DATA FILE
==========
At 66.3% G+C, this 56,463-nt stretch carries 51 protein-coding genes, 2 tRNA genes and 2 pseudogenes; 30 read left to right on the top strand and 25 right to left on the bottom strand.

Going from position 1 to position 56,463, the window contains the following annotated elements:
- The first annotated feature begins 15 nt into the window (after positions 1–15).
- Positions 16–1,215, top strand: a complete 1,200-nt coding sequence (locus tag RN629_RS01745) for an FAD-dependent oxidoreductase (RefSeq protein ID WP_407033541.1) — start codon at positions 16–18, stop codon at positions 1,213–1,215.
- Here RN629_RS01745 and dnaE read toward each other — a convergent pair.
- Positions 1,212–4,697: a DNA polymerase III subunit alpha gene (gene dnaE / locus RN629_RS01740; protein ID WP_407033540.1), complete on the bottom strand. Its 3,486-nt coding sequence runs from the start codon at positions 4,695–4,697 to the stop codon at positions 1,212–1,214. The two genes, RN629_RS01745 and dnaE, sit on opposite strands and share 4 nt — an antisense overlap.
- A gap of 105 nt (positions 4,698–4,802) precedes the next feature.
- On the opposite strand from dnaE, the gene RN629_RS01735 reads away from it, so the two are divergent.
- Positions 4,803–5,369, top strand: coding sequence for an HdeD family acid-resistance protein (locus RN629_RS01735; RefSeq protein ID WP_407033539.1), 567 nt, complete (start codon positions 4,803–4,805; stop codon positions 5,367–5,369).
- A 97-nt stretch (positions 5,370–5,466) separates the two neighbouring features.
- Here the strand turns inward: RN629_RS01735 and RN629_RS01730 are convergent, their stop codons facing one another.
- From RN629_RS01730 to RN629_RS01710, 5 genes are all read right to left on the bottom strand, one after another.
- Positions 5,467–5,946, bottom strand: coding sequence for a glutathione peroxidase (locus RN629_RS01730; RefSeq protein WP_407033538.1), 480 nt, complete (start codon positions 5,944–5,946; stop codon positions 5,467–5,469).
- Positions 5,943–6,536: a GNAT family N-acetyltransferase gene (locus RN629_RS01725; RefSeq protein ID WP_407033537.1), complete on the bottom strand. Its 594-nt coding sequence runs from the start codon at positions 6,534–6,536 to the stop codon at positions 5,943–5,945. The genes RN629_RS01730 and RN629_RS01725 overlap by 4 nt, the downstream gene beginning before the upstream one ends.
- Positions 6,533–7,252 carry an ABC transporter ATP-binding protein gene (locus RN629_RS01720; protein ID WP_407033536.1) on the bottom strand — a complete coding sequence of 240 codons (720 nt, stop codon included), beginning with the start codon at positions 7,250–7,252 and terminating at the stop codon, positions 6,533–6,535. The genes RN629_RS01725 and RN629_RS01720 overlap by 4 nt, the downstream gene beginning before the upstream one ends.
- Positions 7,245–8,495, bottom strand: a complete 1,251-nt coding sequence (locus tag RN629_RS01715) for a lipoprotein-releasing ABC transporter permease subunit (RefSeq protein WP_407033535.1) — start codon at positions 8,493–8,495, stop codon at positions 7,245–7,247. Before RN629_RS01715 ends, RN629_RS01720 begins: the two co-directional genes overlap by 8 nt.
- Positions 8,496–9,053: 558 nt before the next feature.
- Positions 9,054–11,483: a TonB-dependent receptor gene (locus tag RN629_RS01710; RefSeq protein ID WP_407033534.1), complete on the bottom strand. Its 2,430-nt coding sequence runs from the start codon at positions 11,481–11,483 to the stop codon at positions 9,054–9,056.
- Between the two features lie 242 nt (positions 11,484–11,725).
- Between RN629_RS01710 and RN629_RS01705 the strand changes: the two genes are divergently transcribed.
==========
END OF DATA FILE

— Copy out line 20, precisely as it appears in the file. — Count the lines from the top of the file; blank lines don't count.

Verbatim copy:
- Between RN629_RS01710 and RN629_RS01705 the strand changes: the two genes are divergently transcribed.